One day soon it will happen. Someone is going to walk into Mill Street Books looking for a recommendation. If they are new to the store, Terry might say “I loved this book. The main character is a wonderful old geezer” Debbie would enthuse “It makes you laugh; it makes you cry and then you don’t want it to end” and Mary would explain that the setting in Cape Breton reminds her of their community. After placing the book in their hands, allowing them to read the description and get a feel for the book, that customer will set a store record. The 300th copy of The Unlikely Redemption of John Alexander MacNeil will be sold and that customer will win a bottle of prosecco!
This book’s appeal lies in its characters. John Alexander MacNeil is eighty years old. Sharp-tongued and quick-witted, he lives alone in rural Cape Breton, but he still cooks breakfast for his wife, who’s been dead for thirty years. He silently starts to question his own mind after stopping to pick up a hitchhiker — a hitchhiker who turns out to be his neighbour’s mailbox. Everything shifts, though, when Emily, a pregnant teenager, shows up at his house with no place else to go. Determined to help Emily as best as he can, John must also keep the wolves from his door and maintain some semblance of sanity.
Author Lesley Choyce lives in Halifax. Last year he wrote the store owners: “I have found it difficult to make good connections with audiences outside of Atlantic Canada. So I just wanted to write and let you know that it is much appreciated that you like the book and can share it with your customers.” When I recently contacted him regarding reaching this milestone he added: “This is a testament to the power and importance of the bookseller – especially the independent bookseller who is not only financially independent but independent of mind and spirit. It is so good to know that John Alexander MacNeil is alive and well in Almonte, Ontario. I had lost track of him in recent months and realize he’s carried his world – lock, stock and barrel of opinions and laughs – to this lively Ontario town where his voice echoes through the chambers of those readers’ minds and hearts. Long live John Alex and long live Mill Street Books!”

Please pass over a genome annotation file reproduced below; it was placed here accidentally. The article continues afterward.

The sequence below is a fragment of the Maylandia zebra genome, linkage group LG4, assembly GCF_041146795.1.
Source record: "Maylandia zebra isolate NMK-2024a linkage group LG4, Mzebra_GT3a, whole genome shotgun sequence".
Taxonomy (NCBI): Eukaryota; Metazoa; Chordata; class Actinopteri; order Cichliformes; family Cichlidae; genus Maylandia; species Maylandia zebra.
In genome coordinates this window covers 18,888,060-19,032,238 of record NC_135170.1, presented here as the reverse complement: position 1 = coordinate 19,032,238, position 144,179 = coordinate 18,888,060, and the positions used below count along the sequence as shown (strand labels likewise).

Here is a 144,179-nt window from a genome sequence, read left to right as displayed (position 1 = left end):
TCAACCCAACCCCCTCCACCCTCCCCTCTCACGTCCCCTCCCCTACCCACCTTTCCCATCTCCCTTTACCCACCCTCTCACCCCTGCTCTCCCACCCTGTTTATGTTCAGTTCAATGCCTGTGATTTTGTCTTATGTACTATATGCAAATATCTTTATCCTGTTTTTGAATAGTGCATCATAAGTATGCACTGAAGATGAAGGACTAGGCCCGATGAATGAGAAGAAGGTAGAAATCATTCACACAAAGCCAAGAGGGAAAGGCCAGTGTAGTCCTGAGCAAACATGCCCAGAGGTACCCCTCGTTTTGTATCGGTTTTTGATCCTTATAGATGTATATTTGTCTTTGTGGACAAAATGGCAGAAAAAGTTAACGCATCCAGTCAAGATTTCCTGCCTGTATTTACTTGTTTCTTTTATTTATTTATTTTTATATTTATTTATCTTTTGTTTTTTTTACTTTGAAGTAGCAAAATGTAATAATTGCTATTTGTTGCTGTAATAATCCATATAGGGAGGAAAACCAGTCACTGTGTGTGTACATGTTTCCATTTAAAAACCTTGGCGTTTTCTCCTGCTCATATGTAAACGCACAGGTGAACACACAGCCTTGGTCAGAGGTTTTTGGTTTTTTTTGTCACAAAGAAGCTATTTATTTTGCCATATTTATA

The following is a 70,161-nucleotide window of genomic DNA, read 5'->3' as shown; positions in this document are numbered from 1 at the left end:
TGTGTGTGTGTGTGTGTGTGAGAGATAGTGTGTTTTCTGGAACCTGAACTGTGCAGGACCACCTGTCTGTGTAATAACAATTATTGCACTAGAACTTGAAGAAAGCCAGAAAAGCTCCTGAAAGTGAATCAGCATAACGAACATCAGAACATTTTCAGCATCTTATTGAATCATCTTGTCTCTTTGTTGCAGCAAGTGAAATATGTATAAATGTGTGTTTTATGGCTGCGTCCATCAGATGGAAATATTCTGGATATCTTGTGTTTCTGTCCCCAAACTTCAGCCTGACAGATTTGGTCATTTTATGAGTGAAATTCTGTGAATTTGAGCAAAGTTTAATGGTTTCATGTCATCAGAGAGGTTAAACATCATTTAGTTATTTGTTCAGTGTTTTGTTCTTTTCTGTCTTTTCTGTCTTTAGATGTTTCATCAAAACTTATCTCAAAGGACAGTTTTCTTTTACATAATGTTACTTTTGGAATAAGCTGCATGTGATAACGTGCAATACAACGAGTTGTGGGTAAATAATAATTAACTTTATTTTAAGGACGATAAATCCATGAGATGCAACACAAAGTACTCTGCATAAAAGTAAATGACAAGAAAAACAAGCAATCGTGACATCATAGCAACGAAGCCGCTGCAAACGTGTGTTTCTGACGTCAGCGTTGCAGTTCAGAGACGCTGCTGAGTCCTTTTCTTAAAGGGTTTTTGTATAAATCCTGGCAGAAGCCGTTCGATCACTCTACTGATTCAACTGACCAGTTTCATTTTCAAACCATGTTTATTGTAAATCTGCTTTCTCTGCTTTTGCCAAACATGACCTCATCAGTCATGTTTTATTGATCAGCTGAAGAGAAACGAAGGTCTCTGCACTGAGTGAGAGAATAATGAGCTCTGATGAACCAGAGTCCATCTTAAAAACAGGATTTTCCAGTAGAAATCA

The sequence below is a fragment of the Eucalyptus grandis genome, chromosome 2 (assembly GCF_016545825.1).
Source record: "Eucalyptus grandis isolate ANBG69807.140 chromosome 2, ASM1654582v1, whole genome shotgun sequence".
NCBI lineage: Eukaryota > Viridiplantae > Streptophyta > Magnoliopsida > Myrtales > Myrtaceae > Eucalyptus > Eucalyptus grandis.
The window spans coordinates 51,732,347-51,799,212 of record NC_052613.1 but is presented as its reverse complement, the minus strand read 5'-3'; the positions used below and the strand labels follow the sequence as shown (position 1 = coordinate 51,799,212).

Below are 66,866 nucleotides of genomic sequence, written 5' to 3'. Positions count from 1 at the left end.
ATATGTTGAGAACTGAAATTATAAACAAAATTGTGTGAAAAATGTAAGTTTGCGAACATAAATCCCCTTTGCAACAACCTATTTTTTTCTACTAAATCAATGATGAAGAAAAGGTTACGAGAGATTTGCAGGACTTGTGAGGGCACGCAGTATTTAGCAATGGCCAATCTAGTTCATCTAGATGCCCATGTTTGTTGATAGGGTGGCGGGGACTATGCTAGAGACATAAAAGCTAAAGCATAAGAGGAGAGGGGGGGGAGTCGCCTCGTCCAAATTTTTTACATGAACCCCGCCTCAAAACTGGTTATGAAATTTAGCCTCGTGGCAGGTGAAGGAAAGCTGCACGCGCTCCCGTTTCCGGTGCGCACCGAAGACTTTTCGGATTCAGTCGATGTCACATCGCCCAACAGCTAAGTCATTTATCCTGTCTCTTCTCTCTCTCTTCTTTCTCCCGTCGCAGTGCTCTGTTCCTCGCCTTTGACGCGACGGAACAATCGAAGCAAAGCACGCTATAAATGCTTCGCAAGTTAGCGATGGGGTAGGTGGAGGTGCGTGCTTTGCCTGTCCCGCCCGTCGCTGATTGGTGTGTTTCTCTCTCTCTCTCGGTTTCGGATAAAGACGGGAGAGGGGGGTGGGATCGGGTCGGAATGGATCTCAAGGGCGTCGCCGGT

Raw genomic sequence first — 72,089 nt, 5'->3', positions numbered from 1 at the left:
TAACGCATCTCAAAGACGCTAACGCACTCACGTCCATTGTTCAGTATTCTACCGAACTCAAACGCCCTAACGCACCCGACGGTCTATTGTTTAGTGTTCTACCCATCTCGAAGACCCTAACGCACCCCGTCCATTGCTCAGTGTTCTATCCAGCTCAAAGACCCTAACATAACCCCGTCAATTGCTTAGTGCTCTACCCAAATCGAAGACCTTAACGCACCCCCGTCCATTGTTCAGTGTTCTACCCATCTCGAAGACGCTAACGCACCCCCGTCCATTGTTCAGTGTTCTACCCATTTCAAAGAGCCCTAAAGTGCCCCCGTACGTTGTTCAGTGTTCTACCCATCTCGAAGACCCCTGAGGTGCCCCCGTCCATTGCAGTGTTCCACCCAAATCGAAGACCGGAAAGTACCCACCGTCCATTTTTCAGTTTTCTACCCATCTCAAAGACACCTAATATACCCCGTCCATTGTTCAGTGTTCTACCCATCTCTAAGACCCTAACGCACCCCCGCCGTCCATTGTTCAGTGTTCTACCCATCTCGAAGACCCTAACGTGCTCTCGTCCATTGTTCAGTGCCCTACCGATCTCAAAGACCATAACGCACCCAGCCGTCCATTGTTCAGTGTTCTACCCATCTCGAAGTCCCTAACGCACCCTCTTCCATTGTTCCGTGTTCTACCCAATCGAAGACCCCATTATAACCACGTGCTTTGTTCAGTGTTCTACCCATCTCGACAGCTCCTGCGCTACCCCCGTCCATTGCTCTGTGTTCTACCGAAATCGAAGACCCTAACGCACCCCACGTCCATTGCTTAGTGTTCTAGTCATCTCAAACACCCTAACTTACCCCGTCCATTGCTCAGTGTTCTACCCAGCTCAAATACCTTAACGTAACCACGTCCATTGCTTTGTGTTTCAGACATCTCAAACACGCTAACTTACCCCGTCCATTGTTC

Almost 40% of the total sales for this book to date are through Mill Street Books. Beverley Rach of Fernwood Publishing responded that she finds it heartening to know that there are still people hand-selling books – places where readers can rely on a trusted bookseller to put a good read into their hands.
Mill Street Books is a small store with limited space so they keep close tabs on inventory and only stock between 3-4,000 titles. Owner Mary Lumsden explains “We are always looking for something unique to read – a book nobody has heard of. When I look through catalogues, I am imagining potential readers and thinking about the various interests of my kids, my friends and our local customers.” When you tell someone to read a book that you love it is like an offer of friendship that will connect you, sometimes for the rest of your lives. Personal recommendations are the life blood of independent bookstores and their value is evident when they can shine a light on a gem.
The 300th book was sold October 7th and customer Gudrun Mendzigall looked very pleased with her gift!